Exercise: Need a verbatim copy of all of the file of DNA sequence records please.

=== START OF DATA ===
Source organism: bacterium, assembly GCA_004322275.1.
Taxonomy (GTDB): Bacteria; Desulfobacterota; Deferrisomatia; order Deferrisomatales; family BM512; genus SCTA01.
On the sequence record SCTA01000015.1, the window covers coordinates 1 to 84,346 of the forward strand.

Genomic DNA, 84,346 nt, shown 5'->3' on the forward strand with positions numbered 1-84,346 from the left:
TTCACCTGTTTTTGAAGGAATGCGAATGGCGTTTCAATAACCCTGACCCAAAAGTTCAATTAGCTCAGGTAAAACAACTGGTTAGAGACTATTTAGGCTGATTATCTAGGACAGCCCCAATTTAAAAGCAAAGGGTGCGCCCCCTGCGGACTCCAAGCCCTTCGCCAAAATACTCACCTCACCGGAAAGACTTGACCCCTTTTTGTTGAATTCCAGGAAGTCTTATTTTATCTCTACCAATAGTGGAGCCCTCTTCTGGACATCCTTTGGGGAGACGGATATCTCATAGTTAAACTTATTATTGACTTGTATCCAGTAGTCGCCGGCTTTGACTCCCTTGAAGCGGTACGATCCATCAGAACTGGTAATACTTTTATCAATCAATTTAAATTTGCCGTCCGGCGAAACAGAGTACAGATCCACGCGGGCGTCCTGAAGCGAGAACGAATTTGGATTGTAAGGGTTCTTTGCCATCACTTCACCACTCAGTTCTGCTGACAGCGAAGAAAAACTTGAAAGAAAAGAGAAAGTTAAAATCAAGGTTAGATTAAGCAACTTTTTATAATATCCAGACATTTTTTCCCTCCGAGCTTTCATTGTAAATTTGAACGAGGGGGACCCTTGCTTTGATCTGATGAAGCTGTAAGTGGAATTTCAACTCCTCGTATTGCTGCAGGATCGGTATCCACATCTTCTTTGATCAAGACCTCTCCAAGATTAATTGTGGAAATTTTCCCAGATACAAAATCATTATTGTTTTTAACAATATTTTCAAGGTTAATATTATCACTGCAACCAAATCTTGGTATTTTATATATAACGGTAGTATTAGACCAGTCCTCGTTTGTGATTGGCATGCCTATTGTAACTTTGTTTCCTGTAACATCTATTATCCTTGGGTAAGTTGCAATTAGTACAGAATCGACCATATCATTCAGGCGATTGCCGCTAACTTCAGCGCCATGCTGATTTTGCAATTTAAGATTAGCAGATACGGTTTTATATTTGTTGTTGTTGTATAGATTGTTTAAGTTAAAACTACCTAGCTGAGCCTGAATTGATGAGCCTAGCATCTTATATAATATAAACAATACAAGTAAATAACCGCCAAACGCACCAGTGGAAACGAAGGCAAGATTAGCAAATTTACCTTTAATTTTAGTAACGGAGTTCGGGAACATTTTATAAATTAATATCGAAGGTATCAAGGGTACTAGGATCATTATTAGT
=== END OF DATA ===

Source organism: bacterium, assembly GCA_004322275.1.
Taxonomy (GTDB): Bacteria; Desulfobacterota; Deferrisomatia; order Deferrisomatales; family BM512; genus SCTA01.
On the sequence record SCTA01000015.1, the window covers coordinates 1 to 84,346 of the forward strand.

Genomic DNA, 84,346 nt, shown 5'->3' on the forward strand with positions numbered 1-84,346 from the left:
TTCACCTGTTTTTGAAGGAATGCGAATGGCGTTTCAATAACCCTGACCCAAAAGTTCAATTAGCTCAGGTAAAACAACTGGTTAGAGACTATTTAGGCTGATTATCTAGGACAGCCCCAATTTAAAAGCAAAGGGTGCGCCCCCTGCGGACTCCAAGCCCTTCGCCAAAATACTCACCTCACCGGAAAGACTTGACCCCTTTTTGTTGAATTCCAGGAAGTCTTATTTTATCTCTACCAATAGTGGAGCCCTCTTCTGGACATCCTTTGGGGAGACGGATATCTCATAGTTAAACTTATTATTGACTTGTATCCAGTAGTCGCCGGCTTTGACTCCCTTGAAGCGGTACGATCCATCAGAACTGGTAATACTTTTATCAATCAATTTAAATTTGCCGTCCGGCGAAACAGAGTACAGATCCACGCGGGCGTCCTGAAGCGAGAACGAATTTGGATTGTAAGGGTTCTTTGCCATCACTTCACCACTCAGTTCTGCTGACAGCGAAGAAAAACTTGAAAGAAAAGAGAAAGTTAAAATCAAGGTTAGATTAAGCAACTTTTTATAATATCCAGACATTTTTTCCCTCCGAGCTTTCATTGTAAATTTGAACGAGGGGGACCCTTGCTTTGATCTGATGAAGCTGTAAGTGGAATTTCAACTCCTCGTATTGCTGCAGGATCGGTATCCACATCTTCTTTGATCAAGACCTCTCCAAGATTAATTGTGGAAATTTTCCCAGATACAAAATCATTATTGTTTTTAACAATATTTTCAAGGTTAATATTATCACTGCAACCAAATCTTGGTATTTTATATATAACGGTAGTATTAGACCAGTCCTCGTTTGTGATTGGCATGCCTATTGTAACTTTGTTTCCTGTAACATCTATTATCCTTGGGTAAGTTGCAATTAGTACAGAATCGACCATATCATTCAGGCGATTGCCGCTAACTTCAGCGCCATGCTGATTTTGCAATTTAAGATTAGCAGATACGGTTTTATATTTGTTGTTGTTGTATAGATTGTTTAAGTTAAAACTACCTAGCTGAGCCTGAATTGATGAGCCTAGCATCTTATATAATATAAACAATACAAGTAAATAACCGCCAAACGCACCAGTGGAAACGAAGGCAAGATTAGCAAATTTACCTTTAATTTTAGTAACGGAGTTCGGGAACATTTTATAAATTAATATCGAAGGTATCAAGGGTACTAGGATCATTATTAGT